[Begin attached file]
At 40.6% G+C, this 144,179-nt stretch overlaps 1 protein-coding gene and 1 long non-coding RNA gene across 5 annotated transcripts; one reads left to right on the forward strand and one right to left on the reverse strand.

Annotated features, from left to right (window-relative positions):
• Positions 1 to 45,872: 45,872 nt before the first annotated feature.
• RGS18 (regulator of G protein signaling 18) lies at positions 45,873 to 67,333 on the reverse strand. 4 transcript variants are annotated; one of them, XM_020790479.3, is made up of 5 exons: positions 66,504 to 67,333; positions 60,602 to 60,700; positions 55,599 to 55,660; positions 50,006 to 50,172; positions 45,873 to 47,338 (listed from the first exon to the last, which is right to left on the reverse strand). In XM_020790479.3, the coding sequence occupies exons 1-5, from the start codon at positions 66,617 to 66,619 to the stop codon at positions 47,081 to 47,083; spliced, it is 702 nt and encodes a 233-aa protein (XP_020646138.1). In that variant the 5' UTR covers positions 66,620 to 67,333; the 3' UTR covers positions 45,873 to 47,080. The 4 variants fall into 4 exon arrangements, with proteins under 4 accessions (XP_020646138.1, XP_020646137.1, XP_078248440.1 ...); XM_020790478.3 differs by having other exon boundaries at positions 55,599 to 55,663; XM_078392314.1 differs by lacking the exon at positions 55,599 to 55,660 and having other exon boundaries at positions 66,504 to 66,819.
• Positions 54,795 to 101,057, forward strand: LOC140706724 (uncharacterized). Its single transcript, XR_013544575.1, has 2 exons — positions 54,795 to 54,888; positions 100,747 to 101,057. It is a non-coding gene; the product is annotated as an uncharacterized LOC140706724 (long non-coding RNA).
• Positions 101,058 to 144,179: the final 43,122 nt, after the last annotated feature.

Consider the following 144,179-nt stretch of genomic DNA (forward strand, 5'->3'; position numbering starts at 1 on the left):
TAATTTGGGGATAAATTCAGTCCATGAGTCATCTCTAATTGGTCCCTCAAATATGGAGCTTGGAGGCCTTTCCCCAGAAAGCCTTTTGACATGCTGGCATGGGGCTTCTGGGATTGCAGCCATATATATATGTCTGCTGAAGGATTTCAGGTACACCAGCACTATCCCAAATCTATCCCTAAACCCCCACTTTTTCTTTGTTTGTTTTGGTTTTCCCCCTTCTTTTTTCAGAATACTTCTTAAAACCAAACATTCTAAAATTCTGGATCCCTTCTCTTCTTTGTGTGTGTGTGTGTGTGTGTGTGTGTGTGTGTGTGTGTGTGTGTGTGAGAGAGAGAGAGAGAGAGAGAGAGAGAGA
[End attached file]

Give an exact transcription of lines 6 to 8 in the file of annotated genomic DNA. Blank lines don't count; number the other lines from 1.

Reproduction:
• Positions 101,058 to 144,179: the final 43,122 nt, after the last annotated feature.

Consider the following 144,179-nt stretch of genomic DNA (forward strand, 5'->3'; position numbering starts at 1 on the left):
TAATTTGGGGATAAATTCAGTCCATGAGTCATCTCTAATTGGTCCCTCAAATATGGAGCTTGGAGGCCTTTCCCCAGAAAGCCTTTTGACATGCTGGCATGGGGCTTCTGGGATTGCAGCCATATATATATGTCTGCTGAAGGATTTCAGGTACACCAGCACTATCCCAAATCTATCCCTAAACCCCCACTTTTTCTTTGTTTGTTTTGGTTTTCCCCCTTCTTTTTTCAGAATACTTCTTAAAACCAAACATTCTAAAATTCTGGATCCCTTCTCTTCTTTGTGTGTGTGTGTGTGTGTGTGTGTGTGTGTGTGTGTGTGTGTGTGTGAGAGAGAGAGAGAGAGAGAGAGAGAGAGA